Creating what company President Paul Weaver termed a more efficient facility, Southern Indiana Tire is relocating its Owensboro, Ky., retreading plant to the company's home base in Princeton, Ind.
A Bandag retread shop will be added to a warehouse built a year ago and should be up and running by early April this year.
The warehouse holds 25,000 passenger and light truck tries, 8,000 medium truck tires and 12,000 farm tires, Mr. Weaver said. The company stocks Bridgestone, Firestone, Mastercraft, Michelin and Goodyear brand tires.
Southern Indiana Tire is building the new retread plant at a cost of $15 million. It will add 20,000 square feet to the 108,000-sq.-ft. building.
The plant will produce 132 medium truck tire retreads per day, Mr. Weaver said, a nearly 50 percent increase over the former facility's output of 90.
The Owensboro shop was housed in a 24,000 sq.-ft. building that also included warehouse space.
The new plant will feature about 10 percent new Bandag equipment, as well as machinery from the former facility. Bandag will disassemble the equipment, haul it to the new site and put it back together.
Southern Indiana Tire operates 20 retail, commercial and wholesale locations in Kentucky, Illinois, Missouri and Indiana.
The addition of the new retread plant has created 15 new jobs, bringing the total workforce at the facility to 40.
The old retreading plant, which had been in operation since 1988, will be sold, Mr. Weaver said.
Kevin Tracy said he was tired of being tired.
More to the point, he had had enough of being awakened in the middle of the night to go pull stranded motorists out of ditches, or jump their dead batteries or do whatever other emergency roadside task that might have been required of him.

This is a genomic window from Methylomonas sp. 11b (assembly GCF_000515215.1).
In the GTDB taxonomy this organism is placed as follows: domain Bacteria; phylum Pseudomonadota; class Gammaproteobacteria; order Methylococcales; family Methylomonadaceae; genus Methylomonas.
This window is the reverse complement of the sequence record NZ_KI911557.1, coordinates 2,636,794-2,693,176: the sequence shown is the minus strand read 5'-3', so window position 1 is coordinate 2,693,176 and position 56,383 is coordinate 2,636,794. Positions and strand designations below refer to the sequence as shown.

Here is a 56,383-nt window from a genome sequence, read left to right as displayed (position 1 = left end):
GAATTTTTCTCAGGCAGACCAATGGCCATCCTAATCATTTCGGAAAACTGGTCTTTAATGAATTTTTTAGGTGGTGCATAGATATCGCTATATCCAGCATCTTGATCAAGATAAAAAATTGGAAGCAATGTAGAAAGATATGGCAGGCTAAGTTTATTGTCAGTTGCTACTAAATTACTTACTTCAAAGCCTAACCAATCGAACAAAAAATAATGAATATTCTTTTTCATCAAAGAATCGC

That's why Mr. Tracy, along with partner John Higgins, sold a 24-hour diesel business and towing service and opened a Big O Tires Inc. franchised outlet in Fillmore, Utah, about 150 miles south of Salt Lake City.
The 8,000-sq.-ft., six-bay (three drive-through bays) shop was carved out of an old agricultural equipment center, Mr. Tracy said.
The store actually opened late last summer, which turned out to be bad timing: The Sept. 11 disasters and subsequent dip in the economy left business a bit below where Mr. Tracy said he would have liked it. The store does about $20,000 to $35,000 in monthly sales-well short of the $60,000 he said he anticipated.
But that's the price he's paying for now, at least, to have uninterrupted nights of shut-eye, he said.
``You get lots of sleep, but I did make a lot more money (before),'' he said of his old business. ``I think once people know we're here, people will get pretty good about coming in. It's starting to pick back up.''
Mr. Tracy's retail-only store, which employs four, sells the Big O brand, along with Michelin, BF-Goodrich and Cooper tires.
The dealership also handles lawn mower and ATV tires as well as some American Racing wheels.